You should send a copy of each published notice to the NI HMO Unit, preferably via your online application account. Or you can email the HMO Unit at NIHMO@belfastcity.gov.uk.
Where a notice of application for a HMO licence has been received, the council will publish such notice on the Council website for a period of 28 days to allow representation to be made.
Representation can be submitted via the link (open in a new window) on the council website. Alternatively representation can be submitted via email at NIHMO@belfastcity.gov.uk or in writing to:
The NI HMO Unit, Belfast City Council, Cecil Ward Building, 4-10 Linenhall Street, Belfast, BT2 8BP.
A representation made in response to the published notice is only valid if it:
- is made in writing,
- sets out the name and address of the person making the representation, and
- is made on or before the deadline for making written representation (the date published on the Council website).
If a valid representation is made, it cannot be treated confidentially as the NI HMO Unit must copy any such representation to the applicant including the name of the person making the representation but other personal information such as your address, phone number or email address will be removed.
The person making representation will receive acknowledgement of their submission.
If the application is allocated to a meeting of the Licensing Committee, we will send you a letter inviting you to attend the meeting to speak to your representation. You will receive this letter at least seven days prior to the hearing.
At the hearing, elected representatives will decide if they would like you to speak to your representation. You will be provided with an opportunity to respond. You are only able to speak to matters referred to in your written representation. You should be aware the hearing is minuted, and the minutes are published on the Belfast City Council website. Your name and address is presented to the Licencing Committee but only your name is published in the minutes.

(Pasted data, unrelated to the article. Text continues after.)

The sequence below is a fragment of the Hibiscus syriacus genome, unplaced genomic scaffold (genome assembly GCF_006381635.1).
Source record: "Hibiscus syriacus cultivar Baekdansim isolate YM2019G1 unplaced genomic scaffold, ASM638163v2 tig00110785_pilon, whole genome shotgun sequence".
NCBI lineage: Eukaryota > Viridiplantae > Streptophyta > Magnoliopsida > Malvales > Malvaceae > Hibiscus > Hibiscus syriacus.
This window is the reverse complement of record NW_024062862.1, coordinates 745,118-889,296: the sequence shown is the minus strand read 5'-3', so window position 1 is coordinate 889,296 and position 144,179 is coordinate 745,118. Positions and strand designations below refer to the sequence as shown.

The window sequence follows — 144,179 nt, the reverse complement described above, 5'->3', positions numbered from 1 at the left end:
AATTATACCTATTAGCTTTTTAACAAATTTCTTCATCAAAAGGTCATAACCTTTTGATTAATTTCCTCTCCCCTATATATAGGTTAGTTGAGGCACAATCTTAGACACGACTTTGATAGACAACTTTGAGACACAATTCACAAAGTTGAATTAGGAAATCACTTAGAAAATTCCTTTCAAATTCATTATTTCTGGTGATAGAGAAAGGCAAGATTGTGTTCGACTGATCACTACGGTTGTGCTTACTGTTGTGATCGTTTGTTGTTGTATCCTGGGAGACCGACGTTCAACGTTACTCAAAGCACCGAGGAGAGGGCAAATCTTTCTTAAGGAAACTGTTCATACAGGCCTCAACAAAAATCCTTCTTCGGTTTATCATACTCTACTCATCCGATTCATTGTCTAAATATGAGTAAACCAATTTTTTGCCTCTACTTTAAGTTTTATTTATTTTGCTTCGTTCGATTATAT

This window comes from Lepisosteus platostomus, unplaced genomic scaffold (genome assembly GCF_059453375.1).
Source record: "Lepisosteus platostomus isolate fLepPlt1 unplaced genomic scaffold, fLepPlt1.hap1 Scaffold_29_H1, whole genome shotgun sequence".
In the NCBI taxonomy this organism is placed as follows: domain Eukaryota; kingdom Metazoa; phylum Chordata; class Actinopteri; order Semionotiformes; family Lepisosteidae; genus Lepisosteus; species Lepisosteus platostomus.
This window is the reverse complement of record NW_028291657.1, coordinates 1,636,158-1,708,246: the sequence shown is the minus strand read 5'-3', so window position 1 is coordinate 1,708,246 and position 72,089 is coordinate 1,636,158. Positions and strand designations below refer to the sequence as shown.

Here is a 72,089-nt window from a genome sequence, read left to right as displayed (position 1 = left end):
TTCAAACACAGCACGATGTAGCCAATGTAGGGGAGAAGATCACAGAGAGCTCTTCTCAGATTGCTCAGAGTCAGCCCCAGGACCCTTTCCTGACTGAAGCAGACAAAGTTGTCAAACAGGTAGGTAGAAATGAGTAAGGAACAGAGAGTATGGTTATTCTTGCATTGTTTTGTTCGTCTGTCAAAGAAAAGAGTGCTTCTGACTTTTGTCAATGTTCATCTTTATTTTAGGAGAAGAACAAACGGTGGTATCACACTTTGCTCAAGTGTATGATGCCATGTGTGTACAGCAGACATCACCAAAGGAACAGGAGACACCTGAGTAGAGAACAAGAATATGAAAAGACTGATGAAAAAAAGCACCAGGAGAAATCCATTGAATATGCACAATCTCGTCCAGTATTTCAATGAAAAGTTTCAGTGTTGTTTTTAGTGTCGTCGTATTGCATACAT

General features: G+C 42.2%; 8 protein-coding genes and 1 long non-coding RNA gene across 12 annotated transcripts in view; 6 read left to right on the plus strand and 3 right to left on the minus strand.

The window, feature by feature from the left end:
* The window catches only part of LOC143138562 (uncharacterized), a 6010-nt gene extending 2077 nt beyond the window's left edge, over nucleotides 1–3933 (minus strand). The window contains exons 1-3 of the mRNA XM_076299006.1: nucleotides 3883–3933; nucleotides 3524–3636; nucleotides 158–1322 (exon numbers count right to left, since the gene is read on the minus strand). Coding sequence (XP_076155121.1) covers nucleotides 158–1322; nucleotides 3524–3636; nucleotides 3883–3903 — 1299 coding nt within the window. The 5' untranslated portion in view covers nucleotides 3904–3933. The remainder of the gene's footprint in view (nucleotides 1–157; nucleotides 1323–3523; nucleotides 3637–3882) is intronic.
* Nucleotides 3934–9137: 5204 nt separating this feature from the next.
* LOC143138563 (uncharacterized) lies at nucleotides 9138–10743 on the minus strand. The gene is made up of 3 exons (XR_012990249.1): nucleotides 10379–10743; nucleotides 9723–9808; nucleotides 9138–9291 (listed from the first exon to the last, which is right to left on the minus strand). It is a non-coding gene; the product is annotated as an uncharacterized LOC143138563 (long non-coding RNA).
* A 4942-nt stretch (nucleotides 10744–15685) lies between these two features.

You do not have to attend the hearing if you do not want to, as your representation will be presented to the Licensing Committee as part of the process for making a determination about the HMO application under consideration.
Schedule 2(3) of the Act (link opens in new window) states the council must send a copy of any application for a HMO to the statutory authorities. “The statutory authorities” means:
(i) the Chief Constable,
(ii) the Department,
(iii) the Northern Ireland Fire and Rescue Service Board,
(iv) the Northern Ireland Housing Executive, and
(v) such other authorities as the Department may by regulation appoint for this purpose.
As you complete the application form you will be asked if you have certain documents currently available to upload, if you answer yes, you will be able to upload the relevant document, if you answer no, you can move onto the next question and upload the documentation at a later date to your application.
Pursuant to Section 87(1) General notices of the 2016 Act the following documents as listed in point 1 – 12 below are required under paragraph 1(1) or (1)(2)(h) of Schedule 2 before an application is considered valid:
1. Electrical Installation Condition Report
Valid, current certificates for the electrical installation, confirming compliance with the applicable edition of the I.E.E. Regulations. Certificates with either C1 or C2 faults indicated on the certificate will be deemed as non-compliant.
2. Fire detection and Alarm Systems
For a system installed to BS 5839-1:2017 “Fire detection and fire alarm systems for buildings. Code of practice for design, installation, commissioning and maintenance of systems in non-domestic premises. One of the following valid certificates is required -
- Installation Certificate
- Commissioning Certificate
- Inspection and Servicing Certificate
For a system installed to BS 5839-6:2013 Fire detection and fire alarm systems for buildings. Code of practice for the design, installation, commissioning and maintenance of fire detection and fire alarm systems in domestic premises
For Grade A, B or C systems, one of the following valid certificates is required –
- Installation Certificate
- Commissioning Certificate
- Inspection and Servicing Certificate
For Grade D Systems certification is not required.
3. Emergency Lighting (if applicable)